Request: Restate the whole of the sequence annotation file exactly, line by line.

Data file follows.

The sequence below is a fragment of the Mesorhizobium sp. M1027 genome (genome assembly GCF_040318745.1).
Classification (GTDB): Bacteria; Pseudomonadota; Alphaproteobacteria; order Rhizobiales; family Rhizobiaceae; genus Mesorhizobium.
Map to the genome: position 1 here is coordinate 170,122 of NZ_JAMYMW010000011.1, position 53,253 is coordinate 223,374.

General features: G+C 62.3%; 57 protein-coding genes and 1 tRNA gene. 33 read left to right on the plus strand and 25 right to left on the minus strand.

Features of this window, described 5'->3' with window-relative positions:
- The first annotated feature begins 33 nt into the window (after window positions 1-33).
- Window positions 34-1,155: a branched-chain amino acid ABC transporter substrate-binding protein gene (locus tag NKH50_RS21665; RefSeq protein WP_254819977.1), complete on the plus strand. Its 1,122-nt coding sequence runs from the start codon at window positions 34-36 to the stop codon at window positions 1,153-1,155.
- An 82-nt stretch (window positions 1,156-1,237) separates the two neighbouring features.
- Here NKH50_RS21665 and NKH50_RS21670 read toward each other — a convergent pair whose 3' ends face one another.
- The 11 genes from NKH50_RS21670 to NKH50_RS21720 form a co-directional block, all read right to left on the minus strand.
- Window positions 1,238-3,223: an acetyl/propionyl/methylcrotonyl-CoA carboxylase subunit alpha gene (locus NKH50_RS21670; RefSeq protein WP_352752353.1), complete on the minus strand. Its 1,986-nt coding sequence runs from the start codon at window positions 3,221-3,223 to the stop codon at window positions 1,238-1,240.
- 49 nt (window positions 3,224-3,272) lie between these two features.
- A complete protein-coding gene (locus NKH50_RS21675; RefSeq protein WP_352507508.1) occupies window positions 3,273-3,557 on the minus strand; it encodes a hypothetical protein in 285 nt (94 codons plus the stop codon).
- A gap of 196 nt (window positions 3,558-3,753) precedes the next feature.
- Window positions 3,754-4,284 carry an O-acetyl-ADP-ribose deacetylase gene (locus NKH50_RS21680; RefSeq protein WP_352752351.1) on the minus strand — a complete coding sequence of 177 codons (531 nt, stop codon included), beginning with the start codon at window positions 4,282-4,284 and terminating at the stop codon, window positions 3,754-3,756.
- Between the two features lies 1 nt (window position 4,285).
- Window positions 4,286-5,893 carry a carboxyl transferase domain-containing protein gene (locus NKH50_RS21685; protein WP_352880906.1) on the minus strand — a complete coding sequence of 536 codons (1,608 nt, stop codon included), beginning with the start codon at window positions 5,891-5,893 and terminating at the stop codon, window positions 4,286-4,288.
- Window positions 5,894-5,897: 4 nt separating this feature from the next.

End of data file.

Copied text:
The sequence below is a fragment of the Mesorhizobium sp. M1027 genome (genome assembly GCF_040318745.1).
Classification (GTDB): Bacteria; Pseudomonadota; Alphaproteobacteria; order Rhizobiales; family Rhizobiaceae; genus Mesorhizobium.
Map to the genome: position 1 here is coordinate 170,122 of NZ_JAMYMW010000011.1, position 53,253 is coordinate 223,374.

General features: G+C 62.3%; 57 protein-coding genes and 1 tRNA gene. 33 read left to right on the plus strand and 25 right to left on the minus strand.

Features of this window, described 5'->3' with window-relative positions:
- The first annotated feature begins 33 nt into the window (after window positions 1-33).
- Window positions 34-1,155: a branched-chain amino acid ABC transporter substrate-binding protein gene (locus tag NKH50_RS21665; RefSeq protein WP_254819977.1), complete on the plus strand. Its 1,122-nt coding sequence runs from the start codon at window positions 34-36 to the stop codon at window positions 1,153-1,155.
- An 82-nt stretch (window positions 1,156-1,237) separates the two neighbouring features.
- Here NKH50_RS21665 and NKH50_RS21670 read toward each other — a convergent pair whose 3' ends face one another.
- The 11 genes from NKH50_RS21670 to NKH50_RS21720 form a co-directional block, all read right to left on the minus strand.
- Window positions 1,238-3,223: an acetyl/propionyl/methylcrotonyl-CoA carboxylase subunit alpha gene (locus NKH50_RS21670; RefSeq protein WP_352752353.1), complete on the minus strand. Its 1,986-nt coding sequence runs from the start codon at window positions 3,221-3,223 to the stop codon at window positions 1,238-1,240.
- 49 nt (window positions 3,224-3,272) lie between these two features.
- A complete protein-coding gene (locus NKH50_RS21675; RefSeq protein WP_352507508.1) occupies window positions 3,273-3,557 on the minus strand; it encodes a hypothetical protein in 285 nt (94 codons plus the stop codon).
- A gap of 196 nt (window positions 3,558-3,753) precedes the next feature.
- Window positions 3,754-4,284 carry an O-acetyl-ADP-ribose deacetylase gene (locus NKH50_RS21680; RefSeq protein WP_352752351.1) on the minus strand — a complete coding sequence of 177 codons (531 nt, stop codon included), beginning with the start codon at window positions 4,282-4,284 and terminating at the stop codon, window positions 3,754-3,756.
- Between the two features lies 1 nt (window position 4,285).
- Window positions 4,286-5,893 carry a carboxyl transferase domain-containing protein gene (locus NKH50_RS21685; protein WP_352880906.1) on the minus strand — a complete coding sequence of 536 codons (1,608 nt, stop codon included), beginning with the start codon at window positions 5,891-5,893 and terminating at the stop codon, window positions 4,286-4,288.
- Window positions 5,894-5,897: 4 nt separating this feature from the next.